UPMC Completes Third Successful Bilateral Hand Transplant
Recipient is Nation’s First Female to Receive Two Donor Hands
PITTSBURGH, Sept. 24, 2010 – A 33-year-old woman from New Jersey on September 18 became the first female in the United States to receive a bilateral hand transplant. After a 12-hour surgery, Sheila Advento, whose hands were amputated after an infection seven years ago, became the fifth patient at UPMC to receive a hand transplant under the “Pittsburgh Protocol,” an immune modulation therapy that aims to reduce the risks associated with toxic anti-rejection drugs.
A team of surgeons, critical care specialists, transplant nurses and therapists has cared for Ms. Advento since the surgery, and she will soon begin daily occupational therapy at the UPMC Rehabilitation Institute as her physicians monitor her closely for signs of rejection.
Surgeons performed the first unilateral hand transplant at UPMC on March 14, 2009, the first bilateral hand transplant in the U.S. on May 4, 2009, and their second bilateral and first above elbow transplant on February 5, 2010. Most recently, they successfully transplanted a single hand on their first female patient on Sept. 11, 2010.
“All of our previous hand transplant recipients have been maintained on a low-dose of a single anti-rejection drug and have regained significant function and sensation in their transplanted hands,” said members of the UPMC hand transplant surgical team.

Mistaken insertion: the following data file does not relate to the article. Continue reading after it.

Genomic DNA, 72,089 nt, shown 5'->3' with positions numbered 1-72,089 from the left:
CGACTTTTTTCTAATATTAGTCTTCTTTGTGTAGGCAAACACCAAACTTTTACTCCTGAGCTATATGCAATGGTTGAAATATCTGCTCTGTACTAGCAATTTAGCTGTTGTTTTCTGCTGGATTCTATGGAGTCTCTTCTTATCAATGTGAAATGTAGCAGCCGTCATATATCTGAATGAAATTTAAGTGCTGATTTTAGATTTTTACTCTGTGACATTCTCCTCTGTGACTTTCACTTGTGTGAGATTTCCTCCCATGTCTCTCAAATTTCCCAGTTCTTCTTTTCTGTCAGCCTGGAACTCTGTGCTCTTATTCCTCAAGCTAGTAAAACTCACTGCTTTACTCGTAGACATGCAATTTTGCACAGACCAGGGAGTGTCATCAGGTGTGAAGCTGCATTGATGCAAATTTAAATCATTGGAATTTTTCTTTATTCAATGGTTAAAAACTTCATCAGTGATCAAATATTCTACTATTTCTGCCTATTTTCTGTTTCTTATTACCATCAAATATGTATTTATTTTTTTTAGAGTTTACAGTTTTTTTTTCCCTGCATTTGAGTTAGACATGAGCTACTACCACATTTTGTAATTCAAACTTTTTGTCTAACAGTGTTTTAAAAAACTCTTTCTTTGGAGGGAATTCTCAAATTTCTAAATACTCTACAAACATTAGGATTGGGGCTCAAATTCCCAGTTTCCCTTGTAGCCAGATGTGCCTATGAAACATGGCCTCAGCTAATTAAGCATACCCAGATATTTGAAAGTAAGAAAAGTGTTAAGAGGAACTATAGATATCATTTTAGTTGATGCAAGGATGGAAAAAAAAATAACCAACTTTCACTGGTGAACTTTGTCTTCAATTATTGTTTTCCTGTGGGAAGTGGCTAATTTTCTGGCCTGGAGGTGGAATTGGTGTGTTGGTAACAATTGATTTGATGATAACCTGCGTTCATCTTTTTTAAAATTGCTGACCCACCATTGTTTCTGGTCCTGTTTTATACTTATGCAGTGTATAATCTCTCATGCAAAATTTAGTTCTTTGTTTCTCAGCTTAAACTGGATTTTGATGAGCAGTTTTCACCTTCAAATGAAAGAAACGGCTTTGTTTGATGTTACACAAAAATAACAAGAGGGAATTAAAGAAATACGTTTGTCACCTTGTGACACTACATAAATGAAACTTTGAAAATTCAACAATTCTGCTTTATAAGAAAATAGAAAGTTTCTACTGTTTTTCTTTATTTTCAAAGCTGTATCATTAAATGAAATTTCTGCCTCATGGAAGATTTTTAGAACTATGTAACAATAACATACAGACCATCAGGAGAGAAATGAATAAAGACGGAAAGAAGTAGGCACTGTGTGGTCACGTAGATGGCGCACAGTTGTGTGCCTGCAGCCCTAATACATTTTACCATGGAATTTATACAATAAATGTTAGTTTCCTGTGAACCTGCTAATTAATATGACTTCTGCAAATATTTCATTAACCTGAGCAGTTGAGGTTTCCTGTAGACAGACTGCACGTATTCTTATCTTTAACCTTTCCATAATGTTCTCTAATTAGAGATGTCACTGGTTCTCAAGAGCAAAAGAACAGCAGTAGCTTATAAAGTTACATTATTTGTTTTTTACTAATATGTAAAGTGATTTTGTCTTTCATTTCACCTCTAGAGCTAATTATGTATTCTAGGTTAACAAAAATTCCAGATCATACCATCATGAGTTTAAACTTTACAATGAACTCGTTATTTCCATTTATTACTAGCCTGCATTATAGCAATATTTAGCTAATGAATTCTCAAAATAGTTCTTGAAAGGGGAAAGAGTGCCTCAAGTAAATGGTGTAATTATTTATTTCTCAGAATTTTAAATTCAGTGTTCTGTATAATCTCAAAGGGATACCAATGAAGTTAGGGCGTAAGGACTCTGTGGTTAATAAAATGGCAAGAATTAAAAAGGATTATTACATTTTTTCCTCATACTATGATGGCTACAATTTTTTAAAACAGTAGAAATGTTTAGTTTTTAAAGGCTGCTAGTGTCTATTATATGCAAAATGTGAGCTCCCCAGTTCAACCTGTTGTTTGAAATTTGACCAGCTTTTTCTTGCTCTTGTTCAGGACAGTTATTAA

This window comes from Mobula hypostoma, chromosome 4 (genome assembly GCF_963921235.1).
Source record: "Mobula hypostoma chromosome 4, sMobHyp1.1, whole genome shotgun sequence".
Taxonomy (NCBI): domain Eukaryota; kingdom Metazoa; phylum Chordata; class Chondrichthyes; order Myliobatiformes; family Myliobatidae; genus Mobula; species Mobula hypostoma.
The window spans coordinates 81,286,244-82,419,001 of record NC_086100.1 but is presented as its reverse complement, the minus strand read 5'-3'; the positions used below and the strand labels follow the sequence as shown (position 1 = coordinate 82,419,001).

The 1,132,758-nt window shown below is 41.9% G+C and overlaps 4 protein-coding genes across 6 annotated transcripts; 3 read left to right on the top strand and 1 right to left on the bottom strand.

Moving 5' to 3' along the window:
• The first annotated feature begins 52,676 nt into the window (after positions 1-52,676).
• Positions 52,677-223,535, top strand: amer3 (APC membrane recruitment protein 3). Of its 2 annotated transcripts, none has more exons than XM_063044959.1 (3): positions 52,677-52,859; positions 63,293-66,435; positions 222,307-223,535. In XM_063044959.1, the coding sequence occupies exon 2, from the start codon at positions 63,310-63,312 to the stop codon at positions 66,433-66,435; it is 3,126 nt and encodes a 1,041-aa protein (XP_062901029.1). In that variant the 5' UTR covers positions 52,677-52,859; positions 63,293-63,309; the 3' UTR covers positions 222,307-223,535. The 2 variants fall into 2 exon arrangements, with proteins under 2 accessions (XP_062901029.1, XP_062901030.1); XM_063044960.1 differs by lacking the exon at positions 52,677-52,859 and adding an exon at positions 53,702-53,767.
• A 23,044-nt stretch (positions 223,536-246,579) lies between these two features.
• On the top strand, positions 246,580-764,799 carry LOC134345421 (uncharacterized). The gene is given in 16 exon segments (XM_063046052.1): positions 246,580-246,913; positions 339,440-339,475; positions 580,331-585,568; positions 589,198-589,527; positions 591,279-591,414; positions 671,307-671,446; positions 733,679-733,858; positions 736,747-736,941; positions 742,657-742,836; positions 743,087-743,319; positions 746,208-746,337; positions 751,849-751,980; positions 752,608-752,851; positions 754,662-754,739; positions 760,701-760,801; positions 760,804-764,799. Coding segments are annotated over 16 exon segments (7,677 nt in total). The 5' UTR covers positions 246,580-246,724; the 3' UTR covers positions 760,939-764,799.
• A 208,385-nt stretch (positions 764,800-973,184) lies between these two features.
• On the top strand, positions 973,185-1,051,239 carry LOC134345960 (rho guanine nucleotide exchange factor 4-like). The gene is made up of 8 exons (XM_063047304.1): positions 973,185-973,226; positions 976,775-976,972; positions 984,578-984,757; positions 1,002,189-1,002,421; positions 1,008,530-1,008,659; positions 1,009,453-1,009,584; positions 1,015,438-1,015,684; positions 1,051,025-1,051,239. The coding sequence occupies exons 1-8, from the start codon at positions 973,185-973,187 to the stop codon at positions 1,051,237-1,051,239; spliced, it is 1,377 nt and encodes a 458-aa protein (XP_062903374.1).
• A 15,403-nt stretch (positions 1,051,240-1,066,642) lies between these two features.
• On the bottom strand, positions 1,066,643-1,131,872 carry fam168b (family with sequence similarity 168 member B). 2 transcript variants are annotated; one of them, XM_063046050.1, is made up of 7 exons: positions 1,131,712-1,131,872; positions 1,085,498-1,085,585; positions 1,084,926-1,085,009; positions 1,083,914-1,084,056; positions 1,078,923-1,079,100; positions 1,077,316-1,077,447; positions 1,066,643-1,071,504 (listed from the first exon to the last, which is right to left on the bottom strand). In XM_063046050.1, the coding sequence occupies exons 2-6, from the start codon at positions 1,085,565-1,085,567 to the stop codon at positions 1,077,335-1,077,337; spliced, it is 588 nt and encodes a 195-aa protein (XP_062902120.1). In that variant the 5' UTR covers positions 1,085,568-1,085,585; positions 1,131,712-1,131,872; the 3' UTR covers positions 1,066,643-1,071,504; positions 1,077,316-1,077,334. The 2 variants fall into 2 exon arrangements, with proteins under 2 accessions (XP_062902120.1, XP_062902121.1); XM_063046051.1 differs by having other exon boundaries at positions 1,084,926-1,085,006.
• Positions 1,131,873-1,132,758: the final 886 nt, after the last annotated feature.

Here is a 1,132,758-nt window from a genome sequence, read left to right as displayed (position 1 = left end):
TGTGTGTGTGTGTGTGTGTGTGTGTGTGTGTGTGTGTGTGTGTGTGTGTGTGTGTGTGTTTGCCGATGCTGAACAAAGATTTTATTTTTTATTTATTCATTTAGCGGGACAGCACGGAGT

Surgeons at UPMC have implemented a two-phase protocol that involves initial antibody treatment followed by donor bone marrow cell therapy. The goal is not merely to suppress the immune system, but to change the way it functions. Under the protocol, Ms. Advento received antibodies to help overcome the initial overwhelming immune response. That will be followed by a bone marrow infusion from the hand donor within 15 days after the surgery. Hand transplant patients are treated with tacrolimus, a drug that was first used in liver transplants by the University of Pittsburgh’s Thomas E. Starzl, M.D., Ph.D., more than two decades ago to prevent graft rejection.
UPMC, the U.S. Army Institute of Surgical Research and the Armed Forces Institute of Regenerative Medicine (AFIRM) are funding the hand transplant study.
UPMC is an $8 billion integrated global health enterprise headquartered in Pittsburgh, Pennsylvania, and is one of the leading nonprofit health systems in the United States. As western Pennsylvania‘s largest employer, with almost 50,000 employees, UPMC is transforming the economy of the region into one based on medicine, research, and technology. By integrating 20 hospitals, 400 doctors’ offices and outpatient sites, long-term care facilities, and a major health insurance services division, and in collaboration with its academic partner, the University of Pittsburgh Schools of the Health Sciences, UPMC has advanced the quality and efficiency of health care and developed internationally renowned programs in transplantation, cancer, neurosurgery, psychiatry, orthopaedics, and sports medicine, among others. UPMC is commercializing its medical and technological expertise by nurturing new companies, developing strategic business relationships with some of the world‘s leading multinational corporations, and expanding into international markets, including Italy, Ireland, the United Kingdom, and Japan. For more information about UPMC, visit our website at www.UPMC.com